CLEVELAND — Children experiencing serious mental health crises are often unable to access the help they need, even in critical situations, because of pandemic-induced workforce shortages, according to Northeast Ohio mental health leaders.
Data from the Alcohol, Drug Addiction and Mental Health Services (ADAMHS) Board of Cuyahoga County shows 114 children were waitlisted for a crisis bed in 2020 and 2021, even though evaluations determined their level of mental distress warranted the emergency form of inpatient care.
"What we're finding is those beds can't be filled all the time," said Scott Osiecki, Chief Executive Officer of the ADAMHS Board of Cuyahoga County. "We have the beds available, but we don’t necessarily have the staff to provide the needed care to the individuals in that crisis bed."
"It's really disappointing to find out that there's not enough staff now to provide those services," he said.
"Every day we are getting calls from families in crisis," said Jeffrey Lox, Executive Director, Bellefaire JCB. The nonprofit provides behavioral health services for children, including crisis beds.
"It's heartbreaking when we’re saying to people, 'We’d love to help, but we’ve got a wait list'."
He said Bellefaire has operated with only 60% of its staff since the pandemic started.
The only other two Cuyahoga agencies that provide crisis beds for kids are also short-staffed.
Information provided by the ADAMHS Board shows Applewood Center needs 20 additional workers. Ohio Guidestone needs 28.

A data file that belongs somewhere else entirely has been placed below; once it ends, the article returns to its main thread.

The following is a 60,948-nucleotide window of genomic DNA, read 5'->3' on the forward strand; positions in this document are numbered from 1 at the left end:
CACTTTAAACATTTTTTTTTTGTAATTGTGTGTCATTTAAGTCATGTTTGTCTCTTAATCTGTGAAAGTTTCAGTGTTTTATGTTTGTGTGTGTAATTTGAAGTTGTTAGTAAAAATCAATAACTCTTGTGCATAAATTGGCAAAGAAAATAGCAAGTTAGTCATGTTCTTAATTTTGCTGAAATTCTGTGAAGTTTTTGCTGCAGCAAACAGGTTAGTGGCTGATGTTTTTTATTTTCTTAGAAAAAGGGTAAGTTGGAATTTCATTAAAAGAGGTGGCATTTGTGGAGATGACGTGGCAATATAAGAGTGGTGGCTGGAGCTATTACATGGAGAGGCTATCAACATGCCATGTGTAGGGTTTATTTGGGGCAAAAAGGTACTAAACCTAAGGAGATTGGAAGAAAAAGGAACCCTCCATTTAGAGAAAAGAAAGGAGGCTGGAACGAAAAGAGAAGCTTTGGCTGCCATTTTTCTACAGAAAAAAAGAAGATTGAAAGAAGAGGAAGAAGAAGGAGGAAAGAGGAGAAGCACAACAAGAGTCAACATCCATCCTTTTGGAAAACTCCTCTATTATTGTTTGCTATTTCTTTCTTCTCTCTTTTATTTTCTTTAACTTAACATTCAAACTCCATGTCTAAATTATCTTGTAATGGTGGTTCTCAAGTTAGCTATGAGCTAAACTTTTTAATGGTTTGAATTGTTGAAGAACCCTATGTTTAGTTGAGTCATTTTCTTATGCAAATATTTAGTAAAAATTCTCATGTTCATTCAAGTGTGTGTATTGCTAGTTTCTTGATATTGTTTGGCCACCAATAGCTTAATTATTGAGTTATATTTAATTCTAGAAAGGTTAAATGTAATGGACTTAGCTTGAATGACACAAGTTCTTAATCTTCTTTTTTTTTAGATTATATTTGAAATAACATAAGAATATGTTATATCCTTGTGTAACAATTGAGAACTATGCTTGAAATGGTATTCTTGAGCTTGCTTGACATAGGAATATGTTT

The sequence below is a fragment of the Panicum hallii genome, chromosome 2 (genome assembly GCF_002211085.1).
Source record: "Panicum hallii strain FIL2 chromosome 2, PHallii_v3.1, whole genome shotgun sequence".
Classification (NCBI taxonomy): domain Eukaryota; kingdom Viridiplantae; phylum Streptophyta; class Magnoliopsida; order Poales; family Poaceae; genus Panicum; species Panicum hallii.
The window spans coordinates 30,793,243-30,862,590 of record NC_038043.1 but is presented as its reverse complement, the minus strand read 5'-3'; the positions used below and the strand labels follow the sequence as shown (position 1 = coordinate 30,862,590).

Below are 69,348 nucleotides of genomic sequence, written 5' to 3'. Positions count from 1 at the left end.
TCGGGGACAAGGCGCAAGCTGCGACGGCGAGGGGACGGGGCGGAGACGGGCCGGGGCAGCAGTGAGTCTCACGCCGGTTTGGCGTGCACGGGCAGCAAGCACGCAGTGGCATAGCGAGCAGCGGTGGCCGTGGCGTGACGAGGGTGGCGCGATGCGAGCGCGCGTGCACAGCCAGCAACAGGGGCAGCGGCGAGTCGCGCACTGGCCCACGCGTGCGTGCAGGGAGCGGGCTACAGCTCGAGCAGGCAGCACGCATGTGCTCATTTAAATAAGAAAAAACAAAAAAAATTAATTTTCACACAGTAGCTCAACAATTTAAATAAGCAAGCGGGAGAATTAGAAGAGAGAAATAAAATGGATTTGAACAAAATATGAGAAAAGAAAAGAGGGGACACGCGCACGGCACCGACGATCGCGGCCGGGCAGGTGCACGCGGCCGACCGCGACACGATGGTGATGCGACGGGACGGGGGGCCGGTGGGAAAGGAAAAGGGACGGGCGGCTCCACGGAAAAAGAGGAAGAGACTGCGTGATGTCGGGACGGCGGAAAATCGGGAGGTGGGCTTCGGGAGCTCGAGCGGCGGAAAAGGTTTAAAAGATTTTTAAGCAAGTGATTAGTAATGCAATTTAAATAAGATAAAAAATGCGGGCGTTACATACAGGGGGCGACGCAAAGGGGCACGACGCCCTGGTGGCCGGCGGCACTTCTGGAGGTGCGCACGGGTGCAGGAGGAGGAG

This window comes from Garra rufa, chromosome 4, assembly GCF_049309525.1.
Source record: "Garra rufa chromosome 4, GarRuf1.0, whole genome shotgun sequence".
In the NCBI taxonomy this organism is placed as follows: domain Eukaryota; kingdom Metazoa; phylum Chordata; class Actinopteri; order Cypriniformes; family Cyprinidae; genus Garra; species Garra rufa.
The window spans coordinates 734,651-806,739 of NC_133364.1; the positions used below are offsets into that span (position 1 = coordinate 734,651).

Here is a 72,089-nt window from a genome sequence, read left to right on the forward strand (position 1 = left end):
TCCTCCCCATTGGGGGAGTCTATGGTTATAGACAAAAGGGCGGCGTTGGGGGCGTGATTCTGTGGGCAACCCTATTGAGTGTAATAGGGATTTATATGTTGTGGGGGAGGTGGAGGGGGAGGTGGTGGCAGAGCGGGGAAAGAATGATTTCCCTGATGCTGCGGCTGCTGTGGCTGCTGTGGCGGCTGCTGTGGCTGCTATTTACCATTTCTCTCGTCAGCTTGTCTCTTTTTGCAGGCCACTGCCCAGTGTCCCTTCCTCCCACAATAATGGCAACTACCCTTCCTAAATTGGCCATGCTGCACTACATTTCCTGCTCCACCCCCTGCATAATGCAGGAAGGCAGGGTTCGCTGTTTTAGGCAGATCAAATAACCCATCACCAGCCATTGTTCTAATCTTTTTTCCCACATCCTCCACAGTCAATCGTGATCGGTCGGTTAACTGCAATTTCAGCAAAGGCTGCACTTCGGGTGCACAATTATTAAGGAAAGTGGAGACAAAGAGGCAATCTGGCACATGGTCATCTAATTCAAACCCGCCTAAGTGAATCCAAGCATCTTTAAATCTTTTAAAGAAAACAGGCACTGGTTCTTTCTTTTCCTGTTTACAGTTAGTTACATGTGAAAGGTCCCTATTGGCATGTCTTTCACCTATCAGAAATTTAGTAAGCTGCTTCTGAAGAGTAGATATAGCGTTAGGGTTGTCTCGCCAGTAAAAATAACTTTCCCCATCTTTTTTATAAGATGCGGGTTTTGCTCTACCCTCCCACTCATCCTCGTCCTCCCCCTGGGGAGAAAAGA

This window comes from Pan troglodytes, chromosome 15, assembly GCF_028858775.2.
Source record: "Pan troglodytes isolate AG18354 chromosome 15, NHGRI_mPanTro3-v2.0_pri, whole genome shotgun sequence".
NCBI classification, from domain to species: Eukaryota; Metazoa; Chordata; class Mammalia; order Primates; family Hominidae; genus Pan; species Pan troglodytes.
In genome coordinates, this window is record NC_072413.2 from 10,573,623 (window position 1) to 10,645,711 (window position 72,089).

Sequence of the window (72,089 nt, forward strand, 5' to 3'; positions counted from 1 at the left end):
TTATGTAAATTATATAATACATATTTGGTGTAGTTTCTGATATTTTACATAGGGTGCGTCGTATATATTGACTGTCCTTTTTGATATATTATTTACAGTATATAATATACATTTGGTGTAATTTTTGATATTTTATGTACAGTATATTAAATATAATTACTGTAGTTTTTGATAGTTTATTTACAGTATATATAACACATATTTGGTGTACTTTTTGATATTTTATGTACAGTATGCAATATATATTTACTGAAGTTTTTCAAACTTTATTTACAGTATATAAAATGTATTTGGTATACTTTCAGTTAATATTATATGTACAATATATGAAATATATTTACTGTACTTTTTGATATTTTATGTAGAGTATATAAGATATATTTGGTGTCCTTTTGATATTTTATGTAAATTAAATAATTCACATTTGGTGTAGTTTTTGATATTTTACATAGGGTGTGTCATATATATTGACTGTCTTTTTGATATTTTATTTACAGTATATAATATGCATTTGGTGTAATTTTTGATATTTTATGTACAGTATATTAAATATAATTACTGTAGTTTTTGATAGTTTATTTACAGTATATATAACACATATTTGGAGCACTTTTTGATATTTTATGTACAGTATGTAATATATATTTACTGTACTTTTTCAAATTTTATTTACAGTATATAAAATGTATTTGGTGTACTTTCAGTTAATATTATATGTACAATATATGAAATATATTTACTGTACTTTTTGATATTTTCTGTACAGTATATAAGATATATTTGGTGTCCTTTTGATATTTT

Lox said competition for mental health workers is so fierce candidates often don't show up for interviews or even call to cancel.
"We get, a word that I cannot believe that I say at this age, “ghosted'," Lox said. "We get ghosted on a percentage of interviews that would blow your mind," he said.
Lox has also been shocked by where potential workers get hired.
He said industry pay has remained low, since many agencies, including Bellefaire, depend heavily on Medicaid reimbursements.
He's now competing for candidates with businesses, including Taco Bell, Dairy Queen, and Mitchell's Ice Cream.
"They’re [Mitchell's] offering way more than we offer per hour, plus college tuition, plus all the ice cream you can eat," he said. "I literally can’t compete. "
Even more troubling, the pandemic didn't spark only "The Great Resignation."'
The Centers for Disease Control and Prevention released a pandemic survey in March that found 44% of high school students reported persistent sad or hopeless feelings during the pandemic.
A JAMA Pediatrics research letter published in April found adolescent suicide rates increased in five states, including Georgia, Indiana, New Jersey, Oklahoma, and Virginia.
While the article said Ohio's rate neither increased or decreased, records show the number of young people who took their lives in Cuyahoga County increased since the pandemic.
Data shows 17 people under the age of 25 died by suicide in 2021 compared to 13 in 2019.
Frustration & fears
"I feel like we need to do better," Latavia Cloud said.
The 20-year-old Cleveland resident said accessing a crisis bed saved her life. "If I didn't, I might not be here today," she said.
She was diagnosed with schizoaffective disorder with bipolar when she was just 10-years-old, a mental illness that can be treated with medication and therapy, but not cured.
The diagnosis sent her spiraling down a dark path.
It "crushed" her, she said. "I was like, 'I don't want to live this way'."
Cloud said she hears and sees things that aren't real, sounds and sights that are often negative.
"The voices tell me to hurt myself sometimes," she said.
She's now an active member of Magnolia Clubhouse, which serves people with mental illness.
She's also studying to be a veterinary technician at Cuyahoga Community College.
Cloud said she will not allow the dark voices inside to drown her light.
"I want to have a life," she said. "A happy one."